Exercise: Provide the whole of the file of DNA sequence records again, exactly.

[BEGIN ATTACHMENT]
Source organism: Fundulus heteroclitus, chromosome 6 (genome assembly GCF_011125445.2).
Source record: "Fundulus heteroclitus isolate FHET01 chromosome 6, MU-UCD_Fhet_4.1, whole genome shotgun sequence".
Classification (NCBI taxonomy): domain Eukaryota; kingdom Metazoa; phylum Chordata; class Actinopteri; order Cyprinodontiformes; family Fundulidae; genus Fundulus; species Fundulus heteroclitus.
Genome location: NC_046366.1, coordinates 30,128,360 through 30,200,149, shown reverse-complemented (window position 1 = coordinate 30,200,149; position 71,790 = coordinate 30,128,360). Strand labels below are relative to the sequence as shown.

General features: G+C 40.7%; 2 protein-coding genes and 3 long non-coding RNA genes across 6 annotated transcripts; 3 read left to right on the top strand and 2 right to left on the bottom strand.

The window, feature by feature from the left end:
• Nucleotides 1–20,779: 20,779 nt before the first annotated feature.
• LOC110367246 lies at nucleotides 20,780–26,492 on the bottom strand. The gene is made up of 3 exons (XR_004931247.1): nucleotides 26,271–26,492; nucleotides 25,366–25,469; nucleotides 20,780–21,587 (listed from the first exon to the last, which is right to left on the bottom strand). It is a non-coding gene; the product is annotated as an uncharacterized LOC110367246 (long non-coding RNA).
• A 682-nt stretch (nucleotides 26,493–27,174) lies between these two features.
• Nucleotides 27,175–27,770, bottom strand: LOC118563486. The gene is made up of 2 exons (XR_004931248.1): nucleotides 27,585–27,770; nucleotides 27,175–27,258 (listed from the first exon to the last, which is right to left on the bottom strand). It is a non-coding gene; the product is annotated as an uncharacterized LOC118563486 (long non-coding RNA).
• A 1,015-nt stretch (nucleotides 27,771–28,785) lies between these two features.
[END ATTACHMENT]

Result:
Source organism: Fundulus heteroclitus, chromosome 6 (genome assembly GCF_011125445.2).
Source record: "Fundulus heteroclitus isolate FHET01 chromosome 6, MU-UCD_Fhet_4.1, whole genome shotgun sequence".
Classification (NCBI taxonomy): domain Eukaryota; kingdom Metazoa; phylum Chordata; class Actinopteri; order Cyprinodontiformes; family Fundulidae; genus Fundulus; species Fundulus heteroclitus.
Genome location: NC_046366.1, coordinates 30,128,360 through 30,200,149, shown reverse-complemented (window position 1 = coordinate 30,200,149; position 71,790 = coordinate 30,128,360). Strand labels below are relative to the sequence as shown.

General features: G+C 40.7%; 2 protein-coding genes and 3 long non-coding RNA genes across 6 annotated transcripts; 3 read left to right on the top strand and 2 right to left on the bottom strand.

The window, feature by feature from the left end:
• Nucleotides 1–20,779: 20,779 nt before the first annotated feature.
• LOC110367246 lies at nucleotides 20,780–26,492 on the bottom strand. The gene is made up of 3 exons (XR_004931247.1): nucleotides 26,271–26,492; nucleotides 25,366–25,469; nucleotides 20,780–21,587 (listed from the first exon to the last, which is right to left on the bottom strand). It is a non-coding gene; the product is annotated as an uncharacterized LOC110367246 (long non-coding RNA).
• A 682-nt stretch (nucleotides 26,493–27,174) lies between these two features.
• Nucleotides 27,175–27,770, bottom strand: LOC118563486. The gene is made up of 2 exons (XR_004931248.1): nucleotides 27,585–27,770; nucleotides 27,175–27,258 (listed from the first exon to the last, which is right to left on the bottom strand). It is a non-coding gene; the product is annotated as an uncharacterized LOC118563486 (long non-coding RNA).
• A 1,015-nt stretch (nucleotides 27,771–28,785) lies between these two features.